Grover also said the permit would require “full mitigation” of impacts on wetlands.
In a phone interview from his Lowndes County, Georgia home, John S. Quarterman, the president of WWALS, said the pipeline was an “unnecessary, destructive and hazardous” project planned across one of the most sensitive areas of the Floridan aquifer.
In this area, the environmental group Our Santa Fe River Inc. is not part of the challenge but does support it, said Merrillee Malwitz-Jipson, the organization’s former president.
The WWALS petition pointed to the area’s karst geology, where the limestone is characterized by sinks and underground streams, and says underground drilling may lead to sinkholes and impact the flow and water quality of springs and rivers. In the petition and in the phone interview, WWALS and Quarterman also pointed to some past incidents Spectra’s safety record.
In June, a Spectra pipeline under the Arkansas River ruptured, releasing nearly 4 million cubic feet of natural gas. In December 2012, U.S. Department of Transportation Pipeline and Hazardous Materials Administration Office of Pipeline Safety fined Spectra $134,000 after an inspection of that more than 9,000 mile pipeline revealed violations that included not checking removed sections of pipe for corrosion.
In July, Reuters reported that Canada’s National Energy Board fined Spectra $122,300 after “more than two dozen safety and security incidents at its Canadian plants and facilities since 2014.”
Back in 1989, the Los Angeles Times reported that Spectra subsidiary Texas Eastern Transmission Corp agreed to pay a then record $15 million environmental fine to settle a case against “the company for discharging highly toxic PCBs — polychlorinated biphenyls — at 89 sites along a natural gas pipeline running from Texas to New Jersey.”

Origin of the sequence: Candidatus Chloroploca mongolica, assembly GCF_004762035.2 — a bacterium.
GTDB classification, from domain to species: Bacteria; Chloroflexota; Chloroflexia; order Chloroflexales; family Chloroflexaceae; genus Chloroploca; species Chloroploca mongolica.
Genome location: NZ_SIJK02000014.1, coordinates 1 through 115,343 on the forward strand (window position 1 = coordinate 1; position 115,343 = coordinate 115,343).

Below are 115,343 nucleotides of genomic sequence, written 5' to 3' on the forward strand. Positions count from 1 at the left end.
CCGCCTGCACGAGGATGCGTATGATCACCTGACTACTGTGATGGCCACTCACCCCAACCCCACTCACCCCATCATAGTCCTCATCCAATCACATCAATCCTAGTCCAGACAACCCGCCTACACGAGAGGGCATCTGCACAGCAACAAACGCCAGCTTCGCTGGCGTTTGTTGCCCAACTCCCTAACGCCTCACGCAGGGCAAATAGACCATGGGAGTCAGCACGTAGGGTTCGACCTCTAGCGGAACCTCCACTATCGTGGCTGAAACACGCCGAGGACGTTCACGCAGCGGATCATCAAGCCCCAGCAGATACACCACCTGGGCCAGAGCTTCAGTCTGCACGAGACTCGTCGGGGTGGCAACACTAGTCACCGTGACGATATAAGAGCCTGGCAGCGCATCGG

In an email, Grover wrote that the company works with regulators in the U.S. and Canada to improve safety.
“Our pipeline professionals work closely with the U.S. Department of Transportation and the National Energy Board (NEB) in Canada,” Grover wrote. “DOT’s Pipeline and Hazardous Materials Safety Administration’s Office of Pipeline Safety (PHMSA) and the NEB enforce these regulations by utilizing various inspection and enforcement processes. PHMSA’s (and NEB’s) inspection provides interstate pipelines the opportunity to continuously improve safety procedures. The results of many PHMSA findings during inspections don’t involve pipeline integrity issues, but involve documentation processes, timing procedures, procedural details. We continuously improve documentation processes and related personnel training to ensure compliance with regulations.”
The WWALS petition also alleged it was a conflict of interest for Gov. Rick Scott to participate in a decision about running the pipeline across state lands — the Governor and Cabinet serve as the board of Trustees of Florida’s Internal Improvement Fund — because Scott has an investment interest in Spectra.
In 2014, the news site Broward Bulldog.org reported that when Scott disclosed his financial records, it showed a $53,000 stake in Spectra through a blind trust. State law allows officials immunity from conflict of interest rules if their investment in a company is made through a blind trust where a manager in charge of the investment portfolio, not the official, has knowledge of the investments and makes decisions on them.
“After Governor Scott took office in 2011, he put all of his assets in a blind trust so they would be under the control of an independent financial professional. As such, the Governor has no knowledge of anything that is bought, sold or changed in the trust,” Scott spokeswoman Jeri Bustamante said in a statement Friday afternoon. “Jeb Bush and Alex Sink had blind trusts also, which protects the public from any conflict of interest.”
News reports in the Broward Bulldog last year raised questions about whether Scott was truly in the dark about the activities of his blind trust because a longtime business associate from the governor’s private investment firm managed the trust.
During Scott’s time in office, his appointees to the Florida Public Service Commission have voted in favor of the pipeline project and in 2013 he signed into law two bills that helped it move forward.